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HMRC internal manual

Business Income Manual

HM Revenue & Customs
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Specific deductions: staffing costs: statutory redundancy payments

S76-S80 Income Tax (Trading and Other Income) Act 2005, S76-S81 Corporation Tax Act 2009

If a deduction for redundancy-related payments is not allowable under general principles a deduction may still be available for:

  • statutory redundancy payments and approved contractual payments;
  • additional payments to redundant employees - see BIM47210.

Statutory redundancy payments

‘Redundancy payments’ is defined to have the same meaning as in Part 11 Employment Rights Act 1996 (ERA 1996) and the Northern Ireland equivalent legislation. Part 11 does not actually give a single meaning for redundancy payment but sets out (at length) when such a payment must be made and explains how to calculate the amount of the payment.

Such payments are commonly referred to as ‘statutory redundancy payments’.

Approved contractual payments

These are payments which, under an approved agreement, an employer is liable to make to employees on termination of their employment contracts. Such payments are made under a redundancy agreements set up by an employer with the agreement of the trade unions as an alternative to the statutory redundancy scheme. An agreement is approved if an order in respect of it is in force under S157 ERA 1996 or equivalent Northern Ireland legislation.

Such approved schemes are rare.

Title to statutory redundancy payments

The ERA 1996 sets out the conditions that must be satisfied before statutory redundancy payments are made. In particular, the employee must have been:

  • continuously employed for a period of two years,
  • made redundant, broadly speaking, because the business is ceasing or the requirements of the business have altered in such a way that kind of work carried out by the employee is no longer needed; (a change of ownership does not give rise to statutory payments, unless of course this leads to cessation or alteration as a result of which the employee is dismissed).

Employees may also be disqualified from claiming redundancy payments if they are entitled to payment of a pension deriving from the employment within 90 weeks of the redundancy. Although directors are not specifically excluded, it is arguable whether they are in fact covered by the Employment Rights Act. That said, where a company ceases to trade, statutory payments are in practice made to directors in relation to services performed as employees under contracts of service (whether written or not). It can be accepted that a deduction under these rules applies to such payments in the usual way.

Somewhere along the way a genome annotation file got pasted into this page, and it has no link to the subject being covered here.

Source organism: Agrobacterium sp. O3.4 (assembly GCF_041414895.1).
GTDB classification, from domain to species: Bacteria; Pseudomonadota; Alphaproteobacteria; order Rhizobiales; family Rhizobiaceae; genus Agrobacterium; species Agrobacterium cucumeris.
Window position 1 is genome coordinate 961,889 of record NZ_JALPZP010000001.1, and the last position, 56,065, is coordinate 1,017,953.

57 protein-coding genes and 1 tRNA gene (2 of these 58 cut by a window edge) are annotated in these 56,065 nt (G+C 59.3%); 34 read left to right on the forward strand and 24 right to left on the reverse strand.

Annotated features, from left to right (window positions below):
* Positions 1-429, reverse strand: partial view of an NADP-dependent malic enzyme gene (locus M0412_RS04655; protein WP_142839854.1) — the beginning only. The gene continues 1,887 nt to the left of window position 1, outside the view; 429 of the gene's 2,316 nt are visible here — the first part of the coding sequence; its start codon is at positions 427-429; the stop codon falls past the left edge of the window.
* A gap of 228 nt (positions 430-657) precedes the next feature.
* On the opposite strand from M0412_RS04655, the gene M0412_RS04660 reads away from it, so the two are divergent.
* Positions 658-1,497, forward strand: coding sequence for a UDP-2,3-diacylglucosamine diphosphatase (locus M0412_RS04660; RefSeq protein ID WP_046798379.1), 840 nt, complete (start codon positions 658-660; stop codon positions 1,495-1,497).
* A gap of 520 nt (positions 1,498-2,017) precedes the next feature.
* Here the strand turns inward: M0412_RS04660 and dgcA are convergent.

On the winding up of a company, a director may be retained on an unpaid basis to realise assets, collect debts etc. Relief should not be denied merely on the grounds that the director still works for the company in this way.

The deduction

A specific statutory deduction for a statutory redundancy payment or approved contractual payment is allowable if a deduction would not be allowable under general principles.

A deduction can be made even if the payment would otherwise be disallowable as capital because rules which specifically allow a deduction generally override those which prohibit a deduction (see BIM42080).

If the employee’s employment was wholly in the employer’s trade, the whole of a statutory redundancy payment can be deducted. If the employment was only partly in the employer’s trade (for example, where the employee partly serves the employer in his private capacity), the payment must be apportioned on a just and reasonable basis between the employment in the trade and the employment in other capacities. Only the part of the payment relating to the employment in the trade can then be deducted in calculating the trade profits.

An approved contractual payment can only be deducted to the extent that it does not exceed the amount which would have been due to the employee if a statutory redundancy payment had been payable. Again, the amount deductible is reduced where the employment was only partly in the employer’s trade, by apportionment on a just and reasonable basis.

Payments direct to employees by a government department

Where the Secretary of State (that is a government department) makes a redundancy payment direct to an employee and then recovers all or part of the payment from the employer, the employer is entitled to a deduction for the amount paid to the government department as if it were a statutory redundancy payment or approved contractual payment.

Timing of deduction

Guidance on the timing of deductions is at BIM47215.